A protest march is putting out issues that people can disagree or agree with. It requires the viewer and even the participant to reflect what it is they believe. For many, a Topless Day parade may seem as if it is not a very serious issue in comparison to all these other weighty protest marches happening (e.g., March For Science, Women’s March, Immigration and Worker’s March, National Pride March, Native People’s March, and the numerous divisive or peaceful political marches happening around the world). Yet, this particular Topless Day parade, a protest march for women’s freedom to go shirtless, produced all kinds of feelings in me because it was about human beings and their bodies, culture and society, rebellion and conformism, men versus women, bodies shamed versus celebrated, tourist versus local viewpoints, religious beliefs of one group versus religious beliefs of another, norm versus subversive, and liminal time versus everyday time. It was also making me reflect on my provincial past life experiences in conservative U.S. rural and urban areas where I felt public or group nudity could be considered shameful and embarrassing. I’m still aware of those views held by people, and I carry a little of my own social and cultural baggage still, but I also have opened up to how nudity has its place and acceptance in different contexts where it doesn’t always have to be sexualized or judged. It doesn’t mean I’m willing to bare all publicly, but I’ve felt the rebellious, as well as relaxing side of nudity at times and in some ways wish it didn’t have so many taboos. Sitting in Korean spas nude and laying out at a pool with three generations of a French family, all topless sunbathing, were my relaxing nude moments. While coed nudity during a Spencer Tunick photoshoot was a more nerve racking experience. However, I still felt oddly courageous as I laid naked on pavement of the NYC 59th street bridge with my friends and strangers. Burning Man on the other hand, I didn’t go nude and since most people seemed nonplused by it, much in the way a nudist/naturist at a camp/resort might feel, it didn't seem to matter either way and I chose not to get sun burned or playa sanded on those body regions.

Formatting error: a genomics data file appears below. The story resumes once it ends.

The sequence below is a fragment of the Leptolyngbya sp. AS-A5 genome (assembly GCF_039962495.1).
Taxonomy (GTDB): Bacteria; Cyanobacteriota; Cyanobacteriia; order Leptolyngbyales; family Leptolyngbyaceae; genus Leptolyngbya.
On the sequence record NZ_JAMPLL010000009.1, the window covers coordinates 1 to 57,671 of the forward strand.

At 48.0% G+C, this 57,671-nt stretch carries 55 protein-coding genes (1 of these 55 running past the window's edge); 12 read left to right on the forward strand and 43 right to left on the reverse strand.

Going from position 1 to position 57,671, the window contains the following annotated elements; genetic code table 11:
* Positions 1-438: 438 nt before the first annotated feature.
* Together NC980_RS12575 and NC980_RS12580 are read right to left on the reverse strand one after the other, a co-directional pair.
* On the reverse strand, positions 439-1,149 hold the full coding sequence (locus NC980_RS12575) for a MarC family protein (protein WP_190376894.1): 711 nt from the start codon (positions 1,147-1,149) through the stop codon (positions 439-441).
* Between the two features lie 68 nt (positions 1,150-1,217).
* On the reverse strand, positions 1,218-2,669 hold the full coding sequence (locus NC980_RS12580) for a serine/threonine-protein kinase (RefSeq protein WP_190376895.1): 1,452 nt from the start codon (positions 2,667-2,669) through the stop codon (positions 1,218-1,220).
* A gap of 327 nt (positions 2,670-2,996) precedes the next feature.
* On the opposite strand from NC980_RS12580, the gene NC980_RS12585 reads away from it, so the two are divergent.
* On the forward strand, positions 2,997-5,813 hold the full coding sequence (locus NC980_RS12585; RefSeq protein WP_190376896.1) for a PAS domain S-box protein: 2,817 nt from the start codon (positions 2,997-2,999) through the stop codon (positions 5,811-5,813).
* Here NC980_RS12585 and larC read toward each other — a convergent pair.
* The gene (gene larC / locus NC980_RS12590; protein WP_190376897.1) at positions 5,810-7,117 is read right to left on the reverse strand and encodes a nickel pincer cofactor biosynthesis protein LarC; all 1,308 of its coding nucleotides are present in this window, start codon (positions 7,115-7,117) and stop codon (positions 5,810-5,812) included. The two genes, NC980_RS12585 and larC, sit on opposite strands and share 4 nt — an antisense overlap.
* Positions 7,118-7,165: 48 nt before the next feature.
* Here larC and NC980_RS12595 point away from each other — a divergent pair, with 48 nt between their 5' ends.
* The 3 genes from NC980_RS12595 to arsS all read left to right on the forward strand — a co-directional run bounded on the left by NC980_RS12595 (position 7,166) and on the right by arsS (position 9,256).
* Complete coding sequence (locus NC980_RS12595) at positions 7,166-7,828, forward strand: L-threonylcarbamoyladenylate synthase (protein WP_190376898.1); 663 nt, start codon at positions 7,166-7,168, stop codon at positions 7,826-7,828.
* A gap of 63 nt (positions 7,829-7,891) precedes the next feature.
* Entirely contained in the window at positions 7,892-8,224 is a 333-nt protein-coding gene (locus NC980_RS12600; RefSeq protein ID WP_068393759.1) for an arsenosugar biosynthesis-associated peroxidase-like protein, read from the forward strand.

c. Nudity facilitates attention
Maybe, nudity and the mix of feelings it elicits because it is illicit in so many places, is the reason why it is a perfect gesture and costume for a parade or protest march. It draws attention. And what’s a parade or protest march without their audience, it’s….I don’t know, but it’s probably not as exciting and memorable. So I’m not suggesting all family oriented parades and protest marches need to bring out the naked people, but I am saying that a Topless Day parade is possibly more than meets the eye. It reflects something about the culture and society. And if I person cares to reflect, it can reveal something about one’s self.
d. Blog writing inspiration
The following references listed below were inspiration in my writing as I thought about nudity in parades, marches, festivals, science fiction, religious movements, culture, and society worldwide. I wrote several blog versions, employing supplementary texts and academic reasoning. Then I just scrapped them for this more autoethnographic blog entry. If you have particular performance studies or other references you would suggest that relate to this tentacular topic or other comments about the topic, then add your thoughts in the reply section. (*tentacular, a great word co-opted from Donna Haraway’s work)